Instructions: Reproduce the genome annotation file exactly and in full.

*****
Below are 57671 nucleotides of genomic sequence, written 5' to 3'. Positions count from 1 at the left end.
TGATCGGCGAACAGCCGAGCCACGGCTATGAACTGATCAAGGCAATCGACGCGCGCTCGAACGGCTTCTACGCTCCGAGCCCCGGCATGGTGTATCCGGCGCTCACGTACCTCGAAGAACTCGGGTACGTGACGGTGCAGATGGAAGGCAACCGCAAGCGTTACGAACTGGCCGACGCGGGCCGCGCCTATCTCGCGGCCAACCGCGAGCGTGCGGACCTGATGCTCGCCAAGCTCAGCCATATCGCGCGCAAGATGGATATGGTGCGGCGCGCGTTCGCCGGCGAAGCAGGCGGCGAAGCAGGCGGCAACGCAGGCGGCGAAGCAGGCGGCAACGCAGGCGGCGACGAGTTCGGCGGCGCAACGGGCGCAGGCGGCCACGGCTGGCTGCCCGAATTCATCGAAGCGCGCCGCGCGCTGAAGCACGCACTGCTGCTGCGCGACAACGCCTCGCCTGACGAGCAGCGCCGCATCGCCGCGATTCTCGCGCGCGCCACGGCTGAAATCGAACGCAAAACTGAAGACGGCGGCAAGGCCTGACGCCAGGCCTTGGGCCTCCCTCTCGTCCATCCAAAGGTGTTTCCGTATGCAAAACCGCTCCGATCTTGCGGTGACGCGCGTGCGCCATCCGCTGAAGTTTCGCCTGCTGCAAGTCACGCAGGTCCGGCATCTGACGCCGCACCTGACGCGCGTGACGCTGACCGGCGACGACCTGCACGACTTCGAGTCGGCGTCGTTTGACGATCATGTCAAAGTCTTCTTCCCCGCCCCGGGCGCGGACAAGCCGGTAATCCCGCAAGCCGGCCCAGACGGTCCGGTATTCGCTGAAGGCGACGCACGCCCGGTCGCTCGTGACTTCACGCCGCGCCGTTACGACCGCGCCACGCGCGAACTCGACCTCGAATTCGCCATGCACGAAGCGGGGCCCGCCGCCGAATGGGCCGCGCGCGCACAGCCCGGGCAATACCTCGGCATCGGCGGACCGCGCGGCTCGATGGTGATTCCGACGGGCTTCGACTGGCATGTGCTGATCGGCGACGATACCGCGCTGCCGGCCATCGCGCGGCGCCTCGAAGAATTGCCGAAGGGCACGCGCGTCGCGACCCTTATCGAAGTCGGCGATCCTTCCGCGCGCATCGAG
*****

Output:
Below are 57671 nucleotides of genomic sequence, written 5' to 3'. Positions count from 1 at the left end.
TGATCGGCGAACAGCCGAGCCACGGCTATGAACTGATCAAGGCAATCGACGCGCGCTCGAACGGCTTCTACGCTCCGAGCCCCGGCATGGTGTATCCGGCGCTCACGTACCTCGAAGAACTCGGGTACGTGACGGTGCAGATGGAAGGCAACCGCAAGCGTTACGAACTGGCCGACGCGGGCCGCGCCTATCTCGCGGCCAACCGCGAGCGTGCGGACCTGATGCTCGCCAAGCTCAGCCATATCGCGCGCAAGATGGATATGGTGCGGCGCGCGTTCGCCGGCGAAGCAGGCGGCGAAGCAGGCGGCAACGCAGGCGGCGAAGCAGGCGGCAACGCAGGCGGCGACGAGTTCGGCGGCGCAACGGGCGCAGGCGGCCACGGCTGGCTGCCCGAATTCATCGAAGCGCGCCGCGCGCTGAAGCACGCACTGCTGCTGCGCGACAACGCCTCGCCTGACGAGCAGCGCCGCATCGCCGCGATTCTCGCGCGCGCCACGGCTGAAATCGAACGCAAAACTGAAGACGGCGGCAAGGCCTGACGCCAGGCCTTGGGCCTCCCTCTCGTCCATCCAAAGGTGTTTCCGTATGCAAAACCGCTCCGATCTTGCGGTGACGCGCGTGCGCCATCCGCTGAAGTTTCGCCTGCTGCAAGTCACGCAGGTCCGGCATCTGACGCCGCACCTGACGCGCGTGACGCTGACCGGCGACGACCTGCACGACTTCGAGTCGGCGTCGTTTGACGATCATGTCAAAGTCTTCTTCCCCGCCCCGGGCGCGGACAAGCCGGTAATCCCGCAAGCCGGCCCAGACGGTCCGGTATTCGCTGAAGGCGACGCACGCCCGGTCGCTCGTGACTTCACGCCGCGCCGTTACGACCGCGCCACGCGCGAACTCGACCTCGAATTCGCCATGCACGAAGCGGGGCCCGCCGCCGAATGGGCCGCGCGCGCACAGCCCGGGCAATACCTCGGCATCGGCGGACCGCGCGGCTCGATGGTGATTCCGACGGGCTTCGACTGGCATGTGCTGATCGGCGACGATACCGCGCTGCCGGCCATCGCGCGGCGCCTCGAAGAATTGCCGAAGGGCACGCGCGTCGCGACCCTTATCGAAGTCGGCGATCCTTCCGCGCGCATCGAG